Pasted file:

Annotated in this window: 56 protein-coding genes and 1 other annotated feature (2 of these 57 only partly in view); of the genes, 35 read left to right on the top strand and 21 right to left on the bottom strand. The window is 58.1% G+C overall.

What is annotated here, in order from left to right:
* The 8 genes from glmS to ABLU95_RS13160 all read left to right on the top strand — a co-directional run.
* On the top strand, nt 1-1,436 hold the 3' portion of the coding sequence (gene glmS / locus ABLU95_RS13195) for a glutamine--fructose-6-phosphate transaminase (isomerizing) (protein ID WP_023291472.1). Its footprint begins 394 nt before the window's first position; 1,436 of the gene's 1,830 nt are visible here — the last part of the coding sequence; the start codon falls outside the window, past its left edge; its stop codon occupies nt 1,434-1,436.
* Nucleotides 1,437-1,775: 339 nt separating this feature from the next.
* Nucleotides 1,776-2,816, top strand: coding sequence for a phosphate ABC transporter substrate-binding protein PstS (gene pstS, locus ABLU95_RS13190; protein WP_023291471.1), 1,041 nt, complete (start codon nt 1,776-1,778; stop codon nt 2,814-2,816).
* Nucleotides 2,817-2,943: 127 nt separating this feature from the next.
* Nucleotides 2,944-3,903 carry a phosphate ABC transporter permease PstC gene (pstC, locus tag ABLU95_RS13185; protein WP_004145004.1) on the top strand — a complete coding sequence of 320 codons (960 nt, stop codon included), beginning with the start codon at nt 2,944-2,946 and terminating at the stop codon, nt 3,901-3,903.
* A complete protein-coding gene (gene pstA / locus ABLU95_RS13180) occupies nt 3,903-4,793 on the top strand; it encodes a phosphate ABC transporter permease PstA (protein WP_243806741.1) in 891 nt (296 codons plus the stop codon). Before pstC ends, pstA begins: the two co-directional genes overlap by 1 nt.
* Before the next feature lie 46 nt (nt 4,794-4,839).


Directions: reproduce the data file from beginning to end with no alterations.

Annotated in this window: 56 protein-coding genes and 1 other annotated feature (2 of these 57 only partly in view); of the genes, 35 read left to right on the top strand and 21 right to left on the bottom strand. The window is 58.1% G+C overall.

What is annotated here, in order from left to right:
* The 8 genes from glmS to ABLU95_RS13160 all read left to right on the top strand — a co-directional run.
* On the top strand, nt 1-1,436 hold the 3' portion of the coding sequence (gene glmS / locus ABLU95_RS13195) for a glutamine--fructose-6-phosphate transaminase (isomerizing) (protein ID WP_023291472.1). Its footprint begins 394 nt before the window's first position; 1,436 of the gene's 1,830 nt are visible here — the last part of the coding sequence; the start codon falls outside the window, past its left edge; its stop codon occupies nt 1,434-1,436.
* Nucleotides 1,437-1,775: 339 nt separating this feature from the next.
* Nucleotides 1,776-2,816, top strand: coding sequence for a phosphate ABC transporter substrate-binding protein PstS (gene pstS, locus ABLU95_RS13190; protein WP_023291471.1), 1,041 nt, complete (start codon nt 1,776-1,778; stop codon nt 2,814-2,816).
* Nucleotides 2,817-2,943: 127 nt separating this feature from the next.
* Nucleotides 2,944-3,903 carry a phosphate ABC transporter permease PstC gene (pstC, locus tag ABLU95_RS13185; protein WP_004145004.1) on the top strand — a complete coding sequence of 320 codons (960 nt, stop codon included), beginning with the start codon at nt 2,944-2,946 and terminating at the stop codon, nt 3,901-3,903.
* A complete protein-coding gene (gene pstA / locus ABLU95_RS13180) occupies nt 3,903-4,793 on the top strand; it encodes a phosphate ABC transporter permease PstA (protein WP_243806741.1) in 891 nt (296 codons plus the stop codon). Before pstC ends, pstA begins: the two co-directional genes overlap by 1 nt.
* Before the next feature lie 46 nt (nt 4,794-4,839).